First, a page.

Biogen entered 1994 with high hopes. Its dreams were temporarily stalled, however, by a string of setbacks. In the fall of 1994, Biogen announced that it was discontinuing its efforts to bring Hirulog to market because of disappointing test results. That news was greeted by shareholder lawsuits alleging securities violations for stopping work on the drug. Then, early in January 1995, news came that German pharmaceutical giant Schering AG (since World War II, not affiliated with Schering-Plough) announced plans to produce interferon beta-1a, Biogen's other breakthrough drug, using the same method as Biogen. Biogen, however, maintained that it had access to all patents necessary to market Avonex interferon beta-1a. Nevertheless, the news sent Biogen's stock price tumbling $7 to $35.37, which was down from a high of $55.75 before the Hirulog setback.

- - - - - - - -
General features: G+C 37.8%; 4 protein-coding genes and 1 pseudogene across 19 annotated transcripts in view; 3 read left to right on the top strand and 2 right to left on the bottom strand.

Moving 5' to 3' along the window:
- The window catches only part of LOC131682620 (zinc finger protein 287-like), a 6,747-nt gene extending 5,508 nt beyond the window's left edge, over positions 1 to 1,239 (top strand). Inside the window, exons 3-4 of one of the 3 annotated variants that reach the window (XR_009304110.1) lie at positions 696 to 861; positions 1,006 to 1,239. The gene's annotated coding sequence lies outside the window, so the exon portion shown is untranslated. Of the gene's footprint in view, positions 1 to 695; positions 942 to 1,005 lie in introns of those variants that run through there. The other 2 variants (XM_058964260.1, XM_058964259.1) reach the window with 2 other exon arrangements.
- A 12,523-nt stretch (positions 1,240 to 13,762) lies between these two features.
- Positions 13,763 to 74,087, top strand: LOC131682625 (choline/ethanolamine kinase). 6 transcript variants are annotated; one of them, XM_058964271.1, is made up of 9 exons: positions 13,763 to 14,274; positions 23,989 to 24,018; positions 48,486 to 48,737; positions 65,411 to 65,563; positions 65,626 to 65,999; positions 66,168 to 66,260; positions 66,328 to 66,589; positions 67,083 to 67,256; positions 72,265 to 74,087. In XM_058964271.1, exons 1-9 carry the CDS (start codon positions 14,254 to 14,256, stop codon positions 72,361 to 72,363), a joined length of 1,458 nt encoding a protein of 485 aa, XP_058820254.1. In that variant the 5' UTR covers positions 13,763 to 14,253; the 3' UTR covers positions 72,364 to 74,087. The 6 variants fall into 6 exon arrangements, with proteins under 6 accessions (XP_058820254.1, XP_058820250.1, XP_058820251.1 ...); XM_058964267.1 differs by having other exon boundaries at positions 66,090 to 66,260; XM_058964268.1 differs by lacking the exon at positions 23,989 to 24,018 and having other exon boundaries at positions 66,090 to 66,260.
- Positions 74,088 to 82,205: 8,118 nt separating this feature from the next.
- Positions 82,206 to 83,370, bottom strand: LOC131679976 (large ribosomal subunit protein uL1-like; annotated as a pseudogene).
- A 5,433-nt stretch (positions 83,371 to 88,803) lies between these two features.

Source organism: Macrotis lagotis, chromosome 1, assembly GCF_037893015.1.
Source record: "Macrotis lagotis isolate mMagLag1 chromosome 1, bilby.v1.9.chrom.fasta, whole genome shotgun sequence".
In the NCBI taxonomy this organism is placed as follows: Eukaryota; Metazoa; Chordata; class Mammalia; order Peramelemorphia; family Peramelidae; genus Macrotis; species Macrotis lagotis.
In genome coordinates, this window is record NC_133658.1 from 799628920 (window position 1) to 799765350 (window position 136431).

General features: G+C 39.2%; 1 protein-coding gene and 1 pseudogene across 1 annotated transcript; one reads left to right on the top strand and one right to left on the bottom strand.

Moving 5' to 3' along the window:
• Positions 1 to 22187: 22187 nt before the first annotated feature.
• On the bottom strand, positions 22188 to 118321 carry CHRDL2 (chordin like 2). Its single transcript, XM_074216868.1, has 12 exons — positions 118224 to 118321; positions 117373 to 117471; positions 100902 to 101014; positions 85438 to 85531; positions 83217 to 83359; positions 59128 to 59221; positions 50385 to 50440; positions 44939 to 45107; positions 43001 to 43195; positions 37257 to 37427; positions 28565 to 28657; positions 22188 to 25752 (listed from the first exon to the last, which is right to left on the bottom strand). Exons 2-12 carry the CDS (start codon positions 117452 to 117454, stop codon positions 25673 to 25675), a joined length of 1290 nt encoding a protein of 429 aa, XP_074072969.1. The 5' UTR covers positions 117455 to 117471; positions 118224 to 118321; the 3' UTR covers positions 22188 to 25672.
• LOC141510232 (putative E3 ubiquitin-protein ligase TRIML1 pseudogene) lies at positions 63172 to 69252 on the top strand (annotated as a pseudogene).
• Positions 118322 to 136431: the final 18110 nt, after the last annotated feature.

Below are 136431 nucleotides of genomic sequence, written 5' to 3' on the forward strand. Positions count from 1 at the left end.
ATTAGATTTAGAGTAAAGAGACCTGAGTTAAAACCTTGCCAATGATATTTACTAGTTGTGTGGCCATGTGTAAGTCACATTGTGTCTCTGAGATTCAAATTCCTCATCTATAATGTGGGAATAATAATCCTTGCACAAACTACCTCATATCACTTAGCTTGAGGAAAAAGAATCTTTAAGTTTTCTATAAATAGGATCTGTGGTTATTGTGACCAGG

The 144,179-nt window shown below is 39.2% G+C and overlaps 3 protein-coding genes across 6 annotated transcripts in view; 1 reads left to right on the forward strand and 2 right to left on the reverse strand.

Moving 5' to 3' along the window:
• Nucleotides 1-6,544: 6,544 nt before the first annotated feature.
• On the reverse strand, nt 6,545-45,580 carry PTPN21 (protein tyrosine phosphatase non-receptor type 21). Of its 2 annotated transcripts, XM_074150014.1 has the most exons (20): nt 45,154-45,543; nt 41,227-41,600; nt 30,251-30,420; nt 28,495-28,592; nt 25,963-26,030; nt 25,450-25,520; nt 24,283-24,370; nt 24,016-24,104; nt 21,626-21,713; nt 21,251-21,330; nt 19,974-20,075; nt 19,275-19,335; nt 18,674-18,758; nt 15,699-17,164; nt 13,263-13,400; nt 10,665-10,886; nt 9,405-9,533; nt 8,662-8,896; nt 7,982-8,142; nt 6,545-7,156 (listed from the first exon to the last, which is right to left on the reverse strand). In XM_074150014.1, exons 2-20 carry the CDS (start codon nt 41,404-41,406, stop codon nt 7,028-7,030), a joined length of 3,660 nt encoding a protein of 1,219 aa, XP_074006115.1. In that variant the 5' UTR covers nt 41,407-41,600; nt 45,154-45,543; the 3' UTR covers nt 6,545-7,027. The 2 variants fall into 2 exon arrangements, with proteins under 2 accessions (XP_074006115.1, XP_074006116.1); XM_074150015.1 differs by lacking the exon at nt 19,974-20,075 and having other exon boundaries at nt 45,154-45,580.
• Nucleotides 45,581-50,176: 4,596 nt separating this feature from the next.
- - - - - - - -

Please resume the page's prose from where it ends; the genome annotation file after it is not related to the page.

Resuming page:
In large part because of writeoffs related to Hirulog, Biogen posted a net loss of $4.9 million from revenues of $156.34 million. The company's problems were exacerbated early in 1995 when pricing changes in Japan of the alpha interferon that Biogen developed and licensed to Schering-Plough Corp. contributed to a significant reduction in first-quarter profits. However, that news only marginally affected the company's stock price, as Biogen's balance sheet easily withstood the hit. Indeed, Biogen's gains during the early 1990s had put it in excellent financial shape. The company entered the mid-1990s cash-rich and among the healthiest biotechnology companies in the country. It was still generating revenues from licensing its marketable drugs, and some of those products were positioned well to benefit from market changes. It also had a number of promising products in development, although they had not yet progressed past the clinical, or final, stage of premarket testing.